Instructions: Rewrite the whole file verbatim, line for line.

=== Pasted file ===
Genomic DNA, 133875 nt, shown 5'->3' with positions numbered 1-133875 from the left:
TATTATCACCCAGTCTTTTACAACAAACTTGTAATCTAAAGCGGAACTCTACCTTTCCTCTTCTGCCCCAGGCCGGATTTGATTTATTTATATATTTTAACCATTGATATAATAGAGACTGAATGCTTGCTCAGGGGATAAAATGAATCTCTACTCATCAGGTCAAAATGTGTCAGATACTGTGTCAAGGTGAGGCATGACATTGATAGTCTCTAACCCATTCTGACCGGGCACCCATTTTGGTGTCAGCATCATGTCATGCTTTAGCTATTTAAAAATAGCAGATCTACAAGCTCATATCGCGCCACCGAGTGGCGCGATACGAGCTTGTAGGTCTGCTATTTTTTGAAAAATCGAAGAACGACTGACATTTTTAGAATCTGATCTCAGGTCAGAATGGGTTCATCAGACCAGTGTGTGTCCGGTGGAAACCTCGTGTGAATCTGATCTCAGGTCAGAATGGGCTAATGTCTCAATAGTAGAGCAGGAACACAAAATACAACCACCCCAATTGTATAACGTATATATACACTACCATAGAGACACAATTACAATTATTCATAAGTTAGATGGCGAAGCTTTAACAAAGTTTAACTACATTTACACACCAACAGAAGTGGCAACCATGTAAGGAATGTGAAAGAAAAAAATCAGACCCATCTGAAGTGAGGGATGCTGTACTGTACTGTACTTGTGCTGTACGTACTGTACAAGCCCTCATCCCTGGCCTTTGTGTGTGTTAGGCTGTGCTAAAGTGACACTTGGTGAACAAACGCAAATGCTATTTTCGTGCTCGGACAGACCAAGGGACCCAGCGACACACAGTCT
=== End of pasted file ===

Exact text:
Genomic DNA, 133875 nt, shown 5'->3' with positions numbered 1-133875 from the left:
TATTATCACCCAGTCTTTTACAACAAACTTGTAATCTAAAGCGGAACTCTACCTTTCCTCTTCTGCCCCAGGCCGGATTTGATTTATTTATATATTTTAACCATTGATATAATAGAGACTGAATGCTTGCTCAGGGGATAAAATGAATCTCTACTCATCAGGTCAAAATGTGTCAGATACTGTGTCAAGGTGAGGCATGACATTGATAGTCTCTAACCCATTCTGACCGGGCACCCATTTTGGTGTCAGCATCATGTCATGCTTTAGCTATTTAAAAATAGCAGATCTACAAGCTCATATCGCGCCACCGAGTGGCGCGATACGAGCTTGTAGGTCTGCTATTTTTTGAAAAATCGAAGAACGACTGACATTTTTAGAATCTGATCTCAGGTCAGAATGGGTTCATCAGACCAGTGTGTGTCCGGTGGAAACCTCGTGTGAATCTGATCTCAGGTCAGAATGGGCTAATGTCTCAATAGTAGAGCAGGAACACAAAATACAACCACCCCAATTGTATAACGTATATATACACTACCATAGAGACACAATTACAATTATTCATAAGTTAGATGGCGAAGCTTTAACAAAGTTTAACTACATTTACACACCAACAGAAGTGGCAACCATGTAAGGAATGTGAAAGAAAAAAATCAGACCCATCTGAAGTGAGGGATGCTGTACTGTACTGTACTTGTGCTGTACGTACTGTACAAGCCCTCATCCCTGGCCTTTGTGTGTGTTAGGCTGTGCTAAAGTGACACTTGGTGAACAAACGCAAATGCTATTTTCGTGCTCGGACAGACCAAGGGACCCAGCGACACACAGTCT